Originally posted by owensmouth
The same group of Sox players did much the same thing in 1920. They threw the last series, allowing the Indians to be American League champions.

That would have been damned hard for them to do considering they were all suspended about a week before the end of the 1920 season.

kempsted
03-18-2004, 11:57 PM
Originally posted by TornLabrum
That would have been damned hard for them to do considering they were all suspended about a week before the end of the 1920 season.

Correct you are.

It is kind of interesting - the Sox won in 1917. 1918 we were at war and most of the major league rosters were completely different so there is a big asterisk by it. 1919 the Sox could have won (according to usual story) and in 1920 they were in front but then the story and hearing etc all started and 8 guys thrown off the team before it ended.

So without the War and the thrown series the Sox could have won the world series 1917 -1920 and possibly even beyond.

DSpivack
03-19-2004, 01:12 AM
The 1919 Series went 8 games- out of 9. How does one throw a Series and still win 3 games?

pudge
03-19-2004, 02:28 AM
Originally posted by DSpivack
The 1919 Series went 8 games- out of 9. How does one throw a Series and still win 3 games?

Because one of the Sox pitchers wasn't in on it, another pitcher changed his mind half way through, and the Reds were lousy.

:)

Fenway
03-19-2004, 09:37 AM
Don't forget Hugh Fullerton was hearing rumors that the Reds were in the bag as well.

Still when you look at both teams, there is no sound reason the WS should have been the heavy favorite especially with the extra game being in Cincinnati. Obviously there was more Chicago $$$ in play as Chicago was the bigger city.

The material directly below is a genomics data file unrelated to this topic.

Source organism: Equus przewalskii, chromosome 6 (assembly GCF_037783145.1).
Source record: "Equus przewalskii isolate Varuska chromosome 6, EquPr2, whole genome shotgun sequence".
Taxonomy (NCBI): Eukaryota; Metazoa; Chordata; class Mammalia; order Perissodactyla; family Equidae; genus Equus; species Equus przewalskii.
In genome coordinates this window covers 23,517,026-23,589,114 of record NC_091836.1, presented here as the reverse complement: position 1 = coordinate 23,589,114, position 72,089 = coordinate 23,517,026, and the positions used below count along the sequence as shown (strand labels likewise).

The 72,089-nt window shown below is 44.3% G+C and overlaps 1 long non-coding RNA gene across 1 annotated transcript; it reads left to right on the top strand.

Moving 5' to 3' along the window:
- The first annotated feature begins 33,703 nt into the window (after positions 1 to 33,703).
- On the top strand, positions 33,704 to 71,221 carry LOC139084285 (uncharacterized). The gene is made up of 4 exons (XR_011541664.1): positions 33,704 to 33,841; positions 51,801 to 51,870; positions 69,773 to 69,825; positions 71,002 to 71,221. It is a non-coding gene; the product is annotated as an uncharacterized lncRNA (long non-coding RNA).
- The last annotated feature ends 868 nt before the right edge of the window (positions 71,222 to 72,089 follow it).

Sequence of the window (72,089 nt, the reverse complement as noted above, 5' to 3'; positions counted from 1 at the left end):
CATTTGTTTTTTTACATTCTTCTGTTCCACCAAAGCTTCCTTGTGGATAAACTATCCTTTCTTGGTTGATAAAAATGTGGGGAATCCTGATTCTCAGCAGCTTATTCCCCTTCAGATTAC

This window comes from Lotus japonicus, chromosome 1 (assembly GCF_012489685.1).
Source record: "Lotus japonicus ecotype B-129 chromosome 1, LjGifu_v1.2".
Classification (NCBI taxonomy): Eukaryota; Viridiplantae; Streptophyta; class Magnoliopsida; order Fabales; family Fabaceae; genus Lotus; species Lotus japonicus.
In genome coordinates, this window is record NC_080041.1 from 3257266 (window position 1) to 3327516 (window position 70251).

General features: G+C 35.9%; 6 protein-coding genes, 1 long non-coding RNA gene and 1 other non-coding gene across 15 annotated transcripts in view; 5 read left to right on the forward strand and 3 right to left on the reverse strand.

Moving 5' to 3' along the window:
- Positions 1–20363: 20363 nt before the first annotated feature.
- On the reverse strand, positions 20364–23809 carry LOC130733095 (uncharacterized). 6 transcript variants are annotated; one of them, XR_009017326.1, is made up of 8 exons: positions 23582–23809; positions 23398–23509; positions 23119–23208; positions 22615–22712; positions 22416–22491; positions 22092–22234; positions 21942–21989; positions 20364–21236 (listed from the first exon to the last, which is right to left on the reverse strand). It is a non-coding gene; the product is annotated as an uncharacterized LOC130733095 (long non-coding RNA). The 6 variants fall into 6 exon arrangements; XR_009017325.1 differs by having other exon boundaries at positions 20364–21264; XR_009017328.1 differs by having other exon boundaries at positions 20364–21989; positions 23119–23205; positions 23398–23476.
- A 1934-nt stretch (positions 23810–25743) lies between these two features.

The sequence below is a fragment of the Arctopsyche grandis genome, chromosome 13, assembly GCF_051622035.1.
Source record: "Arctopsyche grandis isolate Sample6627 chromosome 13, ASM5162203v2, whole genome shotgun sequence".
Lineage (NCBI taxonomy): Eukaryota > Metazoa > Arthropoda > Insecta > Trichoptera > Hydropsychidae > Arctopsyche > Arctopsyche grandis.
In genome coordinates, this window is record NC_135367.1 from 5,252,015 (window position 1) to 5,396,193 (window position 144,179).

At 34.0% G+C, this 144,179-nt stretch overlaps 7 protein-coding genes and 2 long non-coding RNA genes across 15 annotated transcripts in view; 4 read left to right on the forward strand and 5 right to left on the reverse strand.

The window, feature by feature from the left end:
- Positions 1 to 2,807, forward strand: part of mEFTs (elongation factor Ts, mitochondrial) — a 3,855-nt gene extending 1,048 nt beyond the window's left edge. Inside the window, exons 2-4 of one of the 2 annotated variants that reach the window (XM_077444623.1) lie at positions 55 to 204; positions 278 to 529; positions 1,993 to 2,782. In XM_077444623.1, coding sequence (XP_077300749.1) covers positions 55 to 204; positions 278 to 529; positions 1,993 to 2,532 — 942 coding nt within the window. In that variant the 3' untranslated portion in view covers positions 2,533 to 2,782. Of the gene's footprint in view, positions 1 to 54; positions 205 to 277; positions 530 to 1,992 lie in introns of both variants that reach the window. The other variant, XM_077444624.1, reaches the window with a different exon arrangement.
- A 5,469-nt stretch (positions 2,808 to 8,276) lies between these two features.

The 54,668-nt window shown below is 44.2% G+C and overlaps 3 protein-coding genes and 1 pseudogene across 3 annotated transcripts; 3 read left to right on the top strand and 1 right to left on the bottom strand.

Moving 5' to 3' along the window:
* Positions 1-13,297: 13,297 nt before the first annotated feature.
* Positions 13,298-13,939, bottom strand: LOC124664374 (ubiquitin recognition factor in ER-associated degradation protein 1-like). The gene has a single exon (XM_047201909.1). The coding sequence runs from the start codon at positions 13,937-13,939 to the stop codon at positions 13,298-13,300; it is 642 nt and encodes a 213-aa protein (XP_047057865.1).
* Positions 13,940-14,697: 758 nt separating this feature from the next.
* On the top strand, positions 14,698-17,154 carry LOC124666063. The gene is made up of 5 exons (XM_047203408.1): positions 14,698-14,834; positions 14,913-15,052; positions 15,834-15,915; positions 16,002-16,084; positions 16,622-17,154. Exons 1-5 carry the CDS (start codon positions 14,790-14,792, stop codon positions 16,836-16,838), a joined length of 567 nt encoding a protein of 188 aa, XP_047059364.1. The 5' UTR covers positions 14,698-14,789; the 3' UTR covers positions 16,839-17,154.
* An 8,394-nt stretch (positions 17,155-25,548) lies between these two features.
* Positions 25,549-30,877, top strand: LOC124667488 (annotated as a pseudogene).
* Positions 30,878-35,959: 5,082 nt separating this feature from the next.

Originally posted by pudge
Because one of the Sox pitchers wasn't in on it, another pitcher changed his mind half way through, and the Reds were lousy.

:)

Railsplitter
03-19-2004, 10:09 AM
Originally posted by DSpivack
The 1919 Series went 8 games- out of 9. How does one throw a Series and still win 3 games?

Easy. Like I said, Dickie Kerr, who wasn't in on the fix, won two games. Eddie Cicotte and Claude "Lefty" Williams were pitchers, so that leaves six position players. Fred Mc Mullan (I think that's his name) was a utility player who only had two at bats he knew the fix was on and wanted hush money. That leaves five. Buck Weaver knew about the fix and played straight, but kept quiet. That leaves four. If Joe Jackson was really playing to lose, then he would have hit .500 on the level. That leaves Felsch, Reisberg and Gandil.

I don't know if teams had 25 man rosters in 1919, but if so, that would leave a minimum of 17 on the level.

Railsplitter
03-19-2004, 02:14 PM
There's been a trip to the library since my last post. In the 1919 Series, the Reds and White Sox both committed 12 errors. Also, the Reds blew a 4-0 lead in Game 6.

TornLabrum
03-19-2004, 09:55 PM
Originally posted by Railsplitter
Easy. Like I said, Dickie Kerr, who wasn't in on the fix, won two games. Eddie Cicotte and Claude "Lefty" Williams were pitchers, so that leaves six position players. Fred Mc Mullan (I think that's his name) was a utility player who only had two at bats he knew the fix was on and wanted hush money. That leaves five. Buck Weaver knew about the fix and played straight, but kept quiet. That leaves four. If Joe Jackson was really playing to lose, then he would have hit .500 on the level. That leaves Felsch, Reisberg and Gandil.

I don't know if teams had 25 man rosters in 1919, but if so, that would leave a minimum of 17 on the level.

Rosters back then were closer to 20 than to 25 players.